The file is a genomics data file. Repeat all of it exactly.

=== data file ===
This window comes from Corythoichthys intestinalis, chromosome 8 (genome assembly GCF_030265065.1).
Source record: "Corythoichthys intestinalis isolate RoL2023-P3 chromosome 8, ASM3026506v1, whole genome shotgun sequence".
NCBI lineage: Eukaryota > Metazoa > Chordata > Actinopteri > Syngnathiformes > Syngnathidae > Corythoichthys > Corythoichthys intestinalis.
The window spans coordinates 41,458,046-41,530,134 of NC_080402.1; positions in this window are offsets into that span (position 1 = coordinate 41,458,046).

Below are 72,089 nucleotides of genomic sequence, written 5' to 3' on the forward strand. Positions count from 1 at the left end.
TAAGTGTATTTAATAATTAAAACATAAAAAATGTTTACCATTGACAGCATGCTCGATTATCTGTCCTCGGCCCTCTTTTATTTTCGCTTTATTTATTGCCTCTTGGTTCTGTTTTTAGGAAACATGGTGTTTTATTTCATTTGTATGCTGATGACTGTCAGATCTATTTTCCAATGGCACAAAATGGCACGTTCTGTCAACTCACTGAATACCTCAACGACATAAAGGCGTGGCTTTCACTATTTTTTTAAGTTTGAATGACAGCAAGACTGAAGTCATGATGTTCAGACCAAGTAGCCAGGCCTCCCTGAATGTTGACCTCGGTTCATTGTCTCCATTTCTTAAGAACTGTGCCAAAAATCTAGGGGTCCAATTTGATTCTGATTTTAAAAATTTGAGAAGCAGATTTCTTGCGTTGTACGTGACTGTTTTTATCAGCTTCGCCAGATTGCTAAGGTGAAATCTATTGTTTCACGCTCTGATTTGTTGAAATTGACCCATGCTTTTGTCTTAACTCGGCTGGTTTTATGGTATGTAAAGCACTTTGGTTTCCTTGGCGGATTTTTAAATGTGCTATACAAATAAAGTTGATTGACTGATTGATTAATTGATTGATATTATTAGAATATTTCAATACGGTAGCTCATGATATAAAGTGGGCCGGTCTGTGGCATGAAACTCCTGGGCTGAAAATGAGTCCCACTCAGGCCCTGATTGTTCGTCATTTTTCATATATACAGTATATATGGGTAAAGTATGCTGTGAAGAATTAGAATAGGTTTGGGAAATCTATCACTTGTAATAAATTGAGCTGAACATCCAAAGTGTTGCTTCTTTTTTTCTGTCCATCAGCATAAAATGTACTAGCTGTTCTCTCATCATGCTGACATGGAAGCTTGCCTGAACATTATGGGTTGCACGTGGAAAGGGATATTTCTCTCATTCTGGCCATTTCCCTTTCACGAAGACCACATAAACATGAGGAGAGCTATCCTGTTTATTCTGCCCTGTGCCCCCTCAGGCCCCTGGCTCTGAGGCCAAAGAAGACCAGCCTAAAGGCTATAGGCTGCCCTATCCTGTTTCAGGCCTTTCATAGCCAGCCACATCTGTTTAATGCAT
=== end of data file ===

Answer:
This window comes from Corythoichthys intestinalis, chromosome 8 (genome assembly GCF_030265065.1).
Source record: "Corythoichthys intestinalis isolate RoL2023-P3 chromosome 8, ASM3026506v1, whole genome shotgun sequence".
NCBI lineage: Eukaryota > Metazoa > Chordata > Actinopteri > Syngnathiformes > Syngnathidae > Corythoichthys > Corythoichthys intestinalis.
The window spans coordinates 41,458,046-41,530,134 of NC_080402.1; positions in this window are offsets into that span (position 1 = coordinate 41,458,046).

Below are 72,089 nucleotides of genomic sequence, written 5' to 3' on the forward strand. Positions count from 1 at the left end.
TAAGTGTATTTAATAATTAAAACATAAAAAATGTTTACCATTGACAGCATGCTCGATTATCTGTCCTCGGCCCTCTTTTATTTTCGCTTTATTTATTGCCTCTTGGTTCTGTTTTTAGGAAACATGGTGTTTTATTTCATTTGTATGCTGATGACTGTCAGATCTATTTTCCAATGGCACAAAATGGCACGTTCTGTCAACTCACTGAATACCTCAACGACATAAAGGCGTGGCTTTCACTATTTTTTTAAGTTTGAATGACAGCAAGACTGAAGTCATGATGTTCAGACCAAGTAGCCAGGCCTCCCTGAATGTTGACCTCGGTTCATTGTCTCCATTTCTTAAGAACTGTGCCAAAAATCTAGGGGTCCAATTTGATTCTGATTTTAAAAATTTGAGAAGCAGATTTCTTGCGTTGTACGTGACTGTTTTTATCAGCTTCGCCAGATTGCTAAGGTGAAATCTATTGTTTCACGCTCTGATTTGTTGAAATTGACCCATGCTTTTGTCTTAACTCGGCTGGTTTTATGGTATGTAAAGCACTTTGGTTTCCTTGGCGGATTTTTAAATGTGCTATACAAATAAAGTTGATTGACTGATTGATTAATTGATTGATATTATTAGAATATTTCAATACGGTAGCTCATGATATAAAGTGGGCCGGTCTGTGGCATGAAACTCCTGGGCTGAAAATGAGTCCCACTCAGGCCCTGATTGTTCGTCATTTTTCATATATACAGTATATATGGGTAAAGTATGCTGTGAAGAATTAGAATAGGTTTGGGAAATCTATCACTTGTAATAAATTGAGCTGAACATCCAAAGTGTTGCTTCTTTTTTTCTGTCCATCAGCATAAAATGTACTAGCTGTTCTCTCATCATGCTGACATGGAAGCTTGCCTGAACATTATGGGTTGCACGTGGAAAGGGATATTTCTCTCATTCTGGCCATTTCCCTTTCACGAAGACCACATAAACATGAGGAGAGCTATCCTGTTTATTCTGCCCTGTGCCCCCTCAGGCCCCTGGCTCTGAGGCCAAAGAAGACCAGCCTAAAGGCTATAGGCTGCCCTATCCTGTTTCAGGCCTTTCATAGCCAGCCACATCTGTTTAATGCAT